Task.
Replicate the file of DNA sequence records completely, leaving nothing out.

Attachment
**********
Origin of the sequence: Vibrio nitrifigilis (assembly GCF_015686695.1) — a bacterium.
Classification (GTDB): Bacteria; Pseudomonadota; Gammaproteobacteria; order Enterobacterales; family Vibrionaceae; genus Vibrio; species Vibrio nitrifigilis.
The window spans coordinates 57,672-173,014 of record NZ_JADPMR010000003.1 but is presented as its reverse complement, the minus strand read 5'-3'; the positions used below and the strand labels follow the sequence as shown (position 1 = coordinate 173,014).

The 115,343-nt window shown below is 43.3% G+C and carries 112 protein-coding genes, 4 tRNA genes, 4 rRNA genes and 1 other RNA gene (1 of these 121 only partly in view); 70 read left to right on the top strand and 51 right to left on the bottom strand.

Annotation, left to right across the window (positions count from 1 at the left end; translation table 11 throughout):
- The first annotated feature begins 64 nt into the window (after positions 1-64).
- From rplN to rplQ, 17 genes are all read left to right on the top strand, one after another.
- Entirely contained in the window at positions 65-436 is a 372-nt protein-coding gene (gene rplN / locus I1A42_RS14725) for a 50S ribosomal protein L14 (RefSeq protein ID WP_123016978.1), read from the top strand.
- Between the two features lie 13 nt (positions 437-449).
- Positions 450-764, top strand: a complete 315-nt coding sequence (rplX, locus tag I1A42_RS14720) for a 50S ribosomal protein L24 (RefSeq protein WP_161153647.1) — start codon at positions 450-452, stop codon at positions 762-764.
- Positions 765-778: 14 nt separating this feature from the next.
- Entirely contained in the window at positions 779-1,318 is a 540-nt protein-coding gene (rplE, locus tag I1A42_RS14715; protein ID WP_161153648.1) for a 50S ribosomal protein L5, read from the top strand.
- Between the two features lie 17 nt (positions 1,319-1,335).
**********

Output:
Origin of the sequence: Vibrio nitrifigilis (assembly GCF_015686695.1) — a bacterium.
Classification (GTDB): Bacteria; Pseudomonadota; Gammaproteobacteria; order Enterobacterales; family Vibrionaceae; genus Vibrio; species Vibrio nitrifigilis.
The window spans coordinates 57,672-173,014 of record NZ_JADPMR010000003.1 but is presented as its reverse complement, the minus strand read 5'-3'; the positions used below and the strand labels follow the sequence as shown (position 1 = coordinate 173,014).

The 115,343-nt window shown below is 43.3% G+C and carries 112 protein-coding genes, 4 tRNA genes, 4 rRNA genes and 1 other RNA gene (1 of these 121 only partly in view); 70 read left to right on the top strand and 51 right to left on the bottom strand.

Annotation, left to right across the window (positions count from 1 at the left end; translation table 11 throughout):
- The first annotated feature begins 64 nt into the window (after positions 1-64).
- From rplN to rplQ, 17 genes are all read left to right on the top strand, one after another.
- Entirely contained in the window at positions 65-436 is a 372-nt protein-coding gene (gene rplN / locus I1A42_RS14725) for a 50S ribosomal protein L14 (RefSeq protein ID WP_123016978.1), read from the top strand.
- Between the two features lie 13 nt (positions 437-449).
- Positions 450-764, top strand: a complete 315-nt coding sequence (rplX, locus tag I1A42_RS14720) for a 50S ribosomal protein L24 (RefSeq protein WP_161153647.1) — start codon at positions 450-452, stop codon at positions 762-764.
- Positions 765-778: 14 nt separating this feature from the next.
- Entirely contained in the window at positions 779-1,318 is a 540-nt protein-coding gene (rplE, locus tag I1A42_RS14715; protein ID WP_161153648.1) for a 50S ribosomal protein L5, read from the top strand.
- Between the two features lie 17 nt (positions 1,319-1,335).